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To his most reuerend lord and belo|ued in Christ, Iohn the noble and worthie king of England, lord of Ireland, duke of Normandie and of Aquitaine, and earle of Aniou: Giraldus offereth this his simple worke, and wisheth all health both of bodie and of soule, and a prosperous successe in all things according to his hearts desire.

_IT pleased your noble and excellent father king Henrie, to send me being then attendant vpon him, ouer with you into Ireland, where when I had noted sundrie notable things, and which were strange and vnknowne to other nations: then at my returne, I made a collection and choise of the chiefest matters therein: and within three yeares, I made my booke of Topographie, of the woonders of Ireland, and of the description of that land, doone in and for the honor of your father; who hauing good liking, and being well pleased with those my trauels (for why, he was a prince (a thing rare in our times) verie well learned) his desire and pleasure was, I should also write out the historie of the last conquest of the same land, made by him and his. Which renewing my former trauels I did: but neither it, nor these my paines were considered. For vertue commonlie is more commended than rewarded. But because by negligence, or rather by reason of the great businesse, where|with I was incumbred: I had almost forgotten the site, nature, and maner of the west parts of the said land, which I had not seene a long time. I thought it good to ouerrun, and peruse againe my said worke, and being better corrected, to dedicat the same vnto your highnesse. Wherein our historie taketh his be|ginning from the time that Dermon mac Morogh prince of Leinster was driuen out of his countrie by his owne men, and fled to your father then being in Aquitane: most humblie crauing, and at length obteining aid and succor, vntill your first comming into that land, when I was with you: and haue faith|fullie declared in order, what things were there doone by euerie of these noble men and capteins, which then passed thither; euen from the first to the last; and what good or euill was doone by them.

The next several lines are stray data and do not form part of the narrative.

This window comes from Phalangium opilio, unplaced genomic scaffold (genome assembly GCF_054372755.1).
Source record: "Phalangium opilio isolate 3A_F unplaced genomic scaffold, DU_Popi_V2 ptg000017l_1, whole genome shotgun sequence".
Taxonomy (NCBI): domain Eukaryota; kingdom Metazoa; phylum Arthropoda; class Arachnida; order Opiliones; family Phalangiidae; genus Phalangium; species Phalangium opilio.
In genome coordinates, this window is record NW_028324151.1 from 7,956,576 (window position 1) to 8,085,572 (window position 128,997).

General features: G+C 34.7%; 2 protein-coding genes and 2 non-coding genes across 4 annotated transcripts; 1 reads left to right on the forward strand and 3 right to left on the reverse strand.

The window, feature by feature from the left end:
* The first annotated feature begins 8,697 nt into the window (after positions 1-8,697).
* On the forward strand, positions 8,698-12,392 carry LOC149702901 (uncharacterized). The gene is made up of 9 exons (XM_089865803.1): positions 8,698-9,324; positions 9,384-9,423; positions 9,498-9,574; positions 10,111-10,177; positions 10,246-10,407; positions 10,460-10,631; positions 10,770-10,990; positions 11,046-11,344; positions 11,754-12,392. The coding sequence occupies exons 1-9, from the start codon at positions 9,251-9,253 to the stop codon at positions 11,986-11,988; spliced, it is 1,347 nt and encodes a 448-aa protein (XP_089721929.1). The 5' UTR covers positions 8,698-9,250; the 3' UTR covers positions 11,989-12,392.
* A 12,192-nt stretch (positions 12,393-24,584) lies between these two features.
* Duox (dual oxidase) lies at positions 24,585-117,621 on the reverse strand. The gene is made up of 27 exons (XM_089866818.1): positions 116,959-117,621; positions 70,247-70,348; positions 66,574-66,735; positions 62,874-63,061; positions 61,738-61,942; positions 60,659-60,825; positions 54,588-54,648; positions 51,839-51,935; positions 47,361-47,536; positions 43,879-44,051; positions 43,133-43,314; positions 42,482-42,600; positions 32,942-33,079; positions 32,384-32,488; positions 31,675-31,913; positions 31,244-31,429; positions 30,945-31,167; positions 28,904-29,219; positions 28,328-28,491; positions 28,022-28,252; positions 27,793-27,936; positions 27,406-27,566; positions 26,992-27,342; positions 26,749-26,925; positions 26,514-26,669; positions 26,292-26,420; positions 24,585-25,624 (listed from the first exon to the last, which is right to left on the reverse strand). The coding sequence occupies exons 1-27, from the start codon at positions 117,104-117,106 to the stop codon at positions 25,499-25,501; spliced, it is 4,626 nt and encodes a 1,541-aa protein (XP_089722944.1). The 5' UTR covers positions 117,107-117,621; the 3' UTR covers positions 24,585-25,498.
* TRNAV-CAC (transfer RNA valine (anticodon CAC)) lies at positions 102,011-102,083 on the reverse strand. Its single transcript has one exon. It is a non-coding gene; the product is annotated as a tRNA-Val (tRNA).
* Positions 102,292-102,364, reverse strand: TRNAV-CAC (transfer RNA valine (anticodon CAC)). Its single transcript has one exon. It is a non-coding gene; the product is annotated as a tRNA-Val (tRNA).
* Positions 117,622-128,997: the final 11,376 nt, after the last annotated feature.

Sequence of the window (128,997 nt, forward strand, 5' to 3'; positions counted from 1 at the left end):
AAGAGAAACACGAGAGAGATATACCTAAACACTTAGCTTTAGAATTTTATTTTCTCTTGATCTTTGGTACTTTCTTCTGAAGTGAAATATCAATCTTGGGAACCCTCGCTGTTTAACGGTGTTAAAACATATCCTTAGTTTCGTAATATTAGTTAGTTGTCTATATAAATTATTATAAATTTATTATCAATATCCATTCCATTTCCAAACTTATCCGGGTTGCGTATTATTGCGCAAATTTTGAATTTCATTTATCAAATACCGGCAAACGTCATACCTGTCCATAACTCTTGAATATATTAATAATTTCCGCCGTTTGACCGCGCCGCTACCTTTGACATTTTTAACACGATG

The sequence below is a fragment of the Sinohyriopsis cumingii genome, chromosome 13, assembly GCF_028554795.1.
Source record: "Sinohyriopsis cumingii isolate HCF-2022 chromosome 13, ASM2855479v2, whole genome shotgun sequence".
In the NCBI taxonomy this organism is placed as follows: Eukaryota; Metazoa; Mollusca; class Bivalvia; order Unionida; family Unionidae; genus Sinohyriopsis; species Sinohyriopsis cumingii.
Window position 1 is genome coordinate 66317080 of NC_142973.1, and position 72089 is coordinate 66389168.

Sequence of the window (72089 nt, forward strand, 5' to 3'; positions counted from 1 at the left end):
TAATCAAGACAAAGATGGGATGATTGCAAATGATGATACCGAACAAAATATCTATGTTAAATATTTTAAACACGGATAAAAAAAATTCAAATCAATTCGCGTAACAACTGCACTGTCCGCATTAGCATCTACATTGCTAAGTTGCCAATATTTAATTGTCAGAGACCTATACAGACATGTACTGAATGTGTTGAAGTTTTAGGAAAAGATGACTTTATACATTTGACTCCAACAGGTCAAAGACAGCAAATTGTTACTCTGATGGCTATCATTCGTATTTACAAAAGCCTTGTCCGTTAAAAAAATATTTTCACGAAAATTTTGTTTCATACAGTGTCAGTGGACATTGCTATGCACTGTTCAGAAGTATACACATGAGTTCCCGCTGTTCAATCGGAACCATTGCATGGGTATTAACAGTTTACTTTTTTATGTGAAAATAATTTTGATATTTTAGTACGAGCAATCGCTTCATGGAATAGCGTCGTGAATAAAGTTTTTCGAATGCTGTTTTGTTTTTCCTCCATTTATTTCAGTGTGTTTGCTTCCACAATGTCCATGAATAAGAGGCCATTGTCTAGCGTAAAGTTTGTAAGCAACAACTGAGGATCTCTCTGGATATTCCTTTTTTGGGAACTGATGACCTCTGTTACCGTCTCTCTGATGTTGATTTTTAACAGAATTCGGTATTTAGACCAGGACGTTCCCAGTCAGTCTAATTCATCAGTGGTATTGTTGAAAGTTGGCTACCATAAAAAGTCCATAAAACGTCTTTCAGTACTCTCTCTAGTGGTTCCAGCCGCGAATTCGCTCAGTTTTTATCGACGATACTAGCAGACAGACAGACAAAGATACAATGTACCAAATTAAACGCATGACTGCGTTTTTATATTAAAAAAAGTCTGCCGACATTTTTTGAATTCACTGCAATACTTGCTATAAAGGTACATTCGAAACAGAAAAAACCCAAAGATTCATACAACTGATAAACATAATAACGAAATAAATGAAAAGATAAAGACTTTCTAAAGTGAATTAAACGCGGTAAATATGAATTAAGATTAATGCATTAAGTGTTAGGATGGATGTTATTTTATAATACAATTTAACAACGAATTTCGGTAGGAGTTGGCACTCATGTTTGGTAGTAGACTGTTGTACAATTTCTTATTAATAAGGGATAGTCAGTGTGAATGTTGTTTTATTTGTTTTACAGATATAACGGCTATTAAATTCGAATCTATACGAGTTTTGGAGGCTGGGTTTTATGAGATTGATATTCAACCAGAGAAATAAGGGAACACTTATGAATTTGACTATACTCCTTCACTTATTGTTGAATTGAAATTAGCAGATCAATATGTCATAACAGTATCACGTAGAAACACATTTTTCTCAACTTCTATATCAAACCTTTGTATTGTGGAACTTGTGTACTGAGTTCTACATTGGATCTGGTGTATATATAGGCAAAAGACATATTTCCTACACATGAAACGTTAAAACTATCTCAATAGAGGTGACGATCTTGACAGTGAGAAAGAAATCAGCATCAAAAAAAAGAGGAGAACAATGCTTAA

In which historie as in a glasse, a man may most apparantlie and euidentlie see and discerne truth; who, and what they were which deserued the most honor in this conquest; whether the first aduenturers out of the diocesse of saint Dauids my cousins and kinsmen; or they of the diocesse of Landaff, who came next, and who in verie deed are gentlemen, but more in name than valiant in act; and who vpon the good successe of the first, hoping to haue the like themselues, went ouer: or else they which passed ouer the third time, who were well and fullie furnished at all points with good store of armor, vittell, and o|ther necessaries. Surelie they deserued well, who gaue the first aduenture: and they also are much to be commended, which continued the same: but they deserued best, who went ouer last. For they not onelie did establish and confirme the authoritie and dooings of the first and second, but also made a finall end, and brought the whole countrie into subiection. But alas, by reason of their too hastie returning from thense, and of the vnnaturall warres and rebellion of the sonnes against their father, the land could not be brought to a perfect order, nor the things begun could haue his full perfection. Wherefore, ├┤ no|ble king, despise not the great trauels and labors of your father, nor yet my poore paines herein. Doo not impart your honor and glorie to the vnworthie and vnthankefull: neither for the coueting of an Iland of siluer to hazard the losse of one of gold: the one far passing and exceeding the other in value. For the gold of Arabia and the siluer of Achaia doo both fill a mans cofer alike: but the one more in price and value than the other. Besides this, there is another thing which might persuade you to be mindfull, and haue some regard of the land of Ireland. It hath pleased God and good fortune to send you manie children, both naturall, and also legitimat; and more hereafter you may haue. It were therefore verie good as you may, to appoint and place in those two kingdomes, two of your sonnes to be gouernors and rulers of them: and vnder them to appoint a great number of your men, and endow them liberallie with great liuings and liuelehoods; and especiallie in Ireland, which as yet is rude, vnnurtured, and nothing to the purpose by our men inhabited. But if so be that neither for the increasing of your owne honor, the inriching of your treasurie, nor for the aduancing of your children, you will haue respect to your realme of Ireland; yet haue some consideration of your poore veterans and old seruitors, who haue most faithfullie and trusti|lie serued both you and your father, and by whose seruice that realme of Ireland was first conquered; and is yet kept and reteined; and yet are supplanted by such yoong nouices and yoonkers as are of late gone EEBO page image 69 thither, to inioy and to succeed into the fruits of other mens trauels, fortune better fauoring them, than vertue commending. And the follie of these men is growne to such a pride and arrogancie, that as it is said, they are greatlie to be suspected to aspire and to vsurpe the whole seigniorie and dominion to them|selues, which it lieth you vpon to see to be quailed and abated.